Former commanders Ivan Marquez and Jesus Santrich on Thursday appeared surrounded by armed fighters in a 32-minute YouTube video to launch renewed hostilities against the government, saying the 2016 peace accords have been betrayed.
Colombia's ex-FARC commander says he will take up arms again with other guerillas who have distanced themselves from the 2016 peace deal with the government.
Representatives of the UN Security Council are visiting Colombia to review the implementation of a peace deal, signed almost three years ago, between the government and FARC rebels.
The peace deal between Colombia and FARC rebels in 2016, ending over 50 years of conflict in the South American country, was hailed widely. We meet some of the former rebels who are struggling to adjust to the new realities.
The agreement reached by former Colombian president Juan Manuel Santos and the FARC guerilla group faces new challenges under right-wing Ivan Duque's leadership.
Colombian President Ivan Duque said the dissident Victor David Segura, who was responsible for drug-trafficking, murders and kidnappings, was "the most dangerous ringleader in the Pacific."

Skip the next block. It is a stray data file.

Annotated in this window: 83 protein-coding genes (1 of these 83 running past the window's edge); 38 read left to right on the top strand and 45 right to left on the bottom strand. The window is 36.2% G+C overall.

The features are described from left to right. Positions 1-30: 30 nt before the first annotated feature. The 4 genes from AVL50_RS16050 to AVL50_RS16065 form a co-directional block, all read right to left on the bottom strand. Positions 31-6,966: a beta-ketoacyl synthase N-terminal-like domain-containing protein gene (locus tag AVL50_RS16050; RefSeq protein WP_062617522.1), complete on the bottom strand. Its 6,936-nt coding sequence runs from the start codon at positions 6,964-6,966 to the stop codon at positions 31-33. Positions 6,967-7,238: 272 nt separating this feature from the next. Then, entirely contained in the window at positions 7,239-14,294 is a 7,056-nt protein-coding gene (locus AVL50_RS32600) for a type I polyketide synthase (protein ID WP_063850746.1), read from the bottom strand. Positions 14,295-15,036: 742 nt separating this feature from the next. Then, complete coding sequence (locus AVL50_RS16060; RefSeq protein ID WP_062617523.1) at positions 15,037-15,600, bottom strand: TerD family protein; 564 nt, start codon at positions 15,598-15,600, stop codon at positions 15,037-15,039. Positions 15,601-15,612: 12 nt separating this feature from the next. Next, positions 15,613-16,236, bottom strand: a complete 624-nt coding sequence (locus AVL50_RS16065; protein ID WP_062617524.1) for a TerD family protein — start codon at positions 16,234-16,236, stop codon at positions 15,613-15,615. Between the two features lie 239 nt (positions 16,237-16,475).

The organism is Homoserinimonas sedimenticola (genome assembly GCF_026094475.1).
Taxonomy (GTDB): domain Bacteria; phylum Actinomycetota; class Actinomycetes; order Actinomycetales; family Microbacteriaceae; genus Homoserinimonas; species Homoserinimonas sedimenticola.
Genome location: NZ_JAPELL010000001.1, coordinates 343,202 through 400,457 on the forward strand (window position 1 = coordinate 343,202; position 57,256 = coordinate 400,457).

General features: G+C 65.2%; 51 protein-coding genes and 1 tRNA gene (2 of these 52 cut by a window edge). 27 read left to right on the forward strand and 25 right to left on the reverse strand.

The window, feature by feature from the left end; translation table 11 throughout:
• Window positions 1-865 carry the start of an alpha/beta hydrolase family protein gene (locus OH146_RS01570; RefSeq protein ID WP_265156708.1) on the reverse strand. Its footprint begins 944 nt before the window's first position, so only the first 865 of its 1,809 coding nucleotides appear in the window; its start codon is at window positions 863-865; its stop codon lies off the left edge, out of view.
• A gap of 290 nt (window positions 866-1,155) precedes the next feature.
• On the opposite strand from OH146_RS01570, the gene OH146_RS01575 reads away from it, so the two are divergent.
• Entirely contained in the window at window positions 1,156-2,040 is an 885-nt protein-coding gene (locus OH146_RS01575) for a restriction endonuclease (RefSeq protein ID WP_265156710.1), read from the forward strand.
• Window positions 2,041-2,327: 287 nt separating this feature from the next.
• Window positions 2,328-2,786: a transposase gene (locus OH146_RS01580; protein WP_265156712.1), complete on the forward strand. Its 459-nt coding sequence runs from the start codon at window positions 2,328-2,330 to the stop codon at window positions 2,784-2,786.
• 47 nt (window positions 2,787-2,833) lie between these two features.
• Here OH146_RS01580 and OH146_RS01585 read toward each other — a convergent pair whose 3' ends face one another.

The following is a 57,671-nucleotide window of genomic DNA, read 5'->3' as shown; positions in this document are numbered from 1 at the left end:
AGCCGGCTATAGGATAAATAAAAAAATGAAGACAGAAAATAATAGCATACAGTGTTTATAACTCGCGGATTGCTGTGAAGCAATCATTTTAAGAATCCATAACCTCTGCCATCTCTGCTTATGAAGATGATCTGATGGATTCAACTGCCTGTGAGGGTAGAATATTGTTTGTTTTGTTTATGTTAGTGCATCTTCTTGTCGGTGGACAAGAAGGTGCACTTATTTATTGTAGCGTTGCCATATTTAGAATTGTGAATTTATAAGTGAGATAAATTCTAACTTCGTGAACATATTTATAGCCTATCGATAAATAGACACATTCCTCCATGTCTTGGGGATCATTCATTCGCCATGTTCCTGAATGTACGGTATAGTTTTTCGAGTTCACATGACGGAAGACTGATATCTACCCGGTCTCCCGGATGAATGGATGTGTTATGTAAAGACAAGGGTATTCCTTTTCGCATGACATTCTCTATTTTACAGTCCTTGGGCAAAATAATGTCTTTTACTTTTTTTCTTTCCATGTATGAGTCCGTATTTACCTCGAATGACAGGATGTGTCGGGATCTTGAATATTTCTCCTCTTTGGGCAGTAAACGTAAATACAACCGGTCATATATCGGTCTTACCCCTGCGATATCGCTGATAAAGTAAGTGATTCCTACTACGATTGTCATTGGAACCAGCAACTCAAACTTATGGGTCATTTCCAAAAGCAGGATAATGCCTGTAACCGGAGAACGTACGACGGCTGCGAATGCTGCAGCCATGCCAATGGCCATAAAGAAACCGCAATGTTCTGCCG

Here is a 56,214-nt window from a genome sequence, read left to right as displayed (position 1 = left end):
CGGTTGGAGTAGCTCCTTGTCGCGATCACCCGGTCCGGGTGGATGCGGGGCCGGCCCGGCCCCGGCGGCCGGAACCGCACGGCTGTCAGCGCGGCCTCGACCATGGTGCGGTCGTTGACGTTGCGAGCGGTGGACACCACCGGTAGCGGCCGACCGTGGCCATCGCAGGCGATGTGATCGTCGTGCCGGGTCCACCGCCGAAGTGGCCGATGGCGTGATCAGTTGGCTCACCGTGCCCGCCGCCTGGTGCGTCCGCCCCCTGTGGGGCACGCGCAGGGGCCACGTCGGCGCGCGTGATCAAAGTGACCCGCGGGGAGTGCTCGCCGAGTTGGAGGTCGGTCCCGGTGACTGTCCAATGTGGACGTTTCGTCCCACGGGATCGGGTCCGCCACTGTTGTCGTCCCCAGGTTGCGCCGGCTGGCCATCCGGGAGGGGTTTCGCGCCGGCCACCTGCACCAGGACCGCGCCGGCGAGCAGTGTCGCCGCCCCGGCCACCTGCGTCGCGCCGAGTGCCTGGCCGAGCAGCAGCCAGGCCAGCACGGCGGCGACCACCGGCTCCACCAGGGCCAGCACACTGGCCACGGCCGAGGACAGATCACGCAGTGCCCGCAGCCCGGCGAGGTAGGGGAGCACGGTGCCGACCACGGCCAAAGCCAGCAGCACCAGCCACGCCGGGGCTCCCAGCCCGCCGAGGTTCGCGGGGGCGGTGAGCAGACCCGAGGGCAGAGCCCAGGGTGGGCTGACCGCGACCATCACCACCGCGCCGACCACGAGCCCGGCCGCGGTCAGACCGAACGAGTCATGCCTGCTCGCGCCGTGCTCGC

The right-wing Ivan Duque, who is just 42 years old, succeeds Juan Manuel Santos — and could work to undo the deal his predecessor reached with leftist FARC guerrillas to end a half-century of conflict.
Colombia's historic peace agreement reached with the former Revolutionary Armed Forces of Colombia (FARC) in 2016 ended more than five decades of bloody conflict and guarantees the one-time guerrillas 10 seats in Congress.
Ex-FARC guerrillas worry about conservative Ivan Duque’s win in the presidential election due to his promises to roll back the 2016 peace agreement that ended the decades-long conflict in the country.
Those killed and two more who were wounded in the operation belonged to an armed faction that is commanded by a former FARC rebel leader and had rejected the 2016 peace agreement with the government.
Prosecutors in New York accuse partially-sighted Santrich of conspiring to ship 10,000 kilograms of cocaine to the United States while serving as a senior member of the leadership of the Revolutionary Armed Forces of Colombia (FARC).
Ecuador's President Lenin Moreno says retaliatory military operation has been launched following confirmation of deaths of three members of a journalist team kidnapped by renegade Colombian rebels last month.
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